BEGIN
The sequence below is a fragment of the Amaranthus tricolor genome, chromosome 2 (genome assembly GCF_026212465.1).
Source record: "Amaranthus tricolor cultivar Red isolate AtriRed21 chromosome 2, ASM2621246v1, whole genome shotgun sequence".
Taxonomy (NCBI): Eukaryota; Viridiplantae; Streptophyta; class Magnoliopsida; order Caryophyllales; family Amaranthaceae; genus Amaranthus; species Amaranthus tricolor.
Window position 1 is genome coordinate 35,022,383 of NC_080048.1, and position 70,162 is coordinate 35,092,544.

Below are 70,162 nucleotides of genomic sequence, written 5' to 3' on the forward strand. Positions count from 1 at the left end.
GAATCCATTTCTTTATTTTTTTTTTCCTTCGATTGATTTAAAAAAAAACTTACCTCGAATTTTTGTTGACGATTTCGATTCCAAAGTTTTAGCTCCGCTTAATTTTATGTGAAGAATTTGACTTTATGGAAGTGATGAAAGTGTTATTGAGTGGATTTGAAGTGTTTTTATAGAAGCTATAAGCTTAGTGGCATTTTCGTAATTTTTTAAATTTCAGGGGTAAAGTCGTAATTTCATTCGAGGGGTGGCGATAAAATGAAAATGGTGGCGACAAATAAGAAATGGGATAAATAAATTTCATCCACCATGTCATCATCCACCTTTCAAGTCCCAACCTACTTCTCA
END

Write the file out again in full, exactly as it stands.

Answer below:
The sequence below is a fragment of the Amaranthus tricolor genome, chromosome 2 (genome assembly GCF_026212465.1).
Source record: "Amaranthus tricolor cultivar Red isolate AtriRed21 chromosome 2, ASM2621246v1, whole genome shotgun sequence".
Taxonomy (NCBI): Eukaryota; Viridiplantae; Streptophyta; class Magnoliopsida; order Caryophyllales; family Amaranthaceae; genus Amaranthus; species Amaranthus tricolor.
Window position 1 is genome coordinate 35,022,383 of NC_080048.1, and position 70,162 is coordinate 35,092,544.

Below are 70,162 nucleotides of genomic sequence, written 5' to 3' on the forward strand. Positions count from 1 at the left end.
GAATCCATTTCTTTATTTTTTTTTTCCTTCGATTGATTTAAAAAAAAACTTACCTCGAATTTTTGTTGACGATTTCGATTCCAAAGTTTTAGCTCCGCTTAATTTTATGTGAAGAATTTGACTTTATGGAAGTGATGAAAGTGTTATTGAGTGGATTTGAAGTGTTTTTATAGAAGCTATAAGCTTAGTGGCATTTTCGTAATTTTTTAAATTTCAGGGGTAAAGTCGTAATTTCATTCGAGGGGTGGCGATAAAATGAAAATGGTGGCGACAAATAAGAAATGGGATAAATAAATTTCATCCACCATGTCATCATCCACCTTTCAAGTCCCAACCTACTTCTCA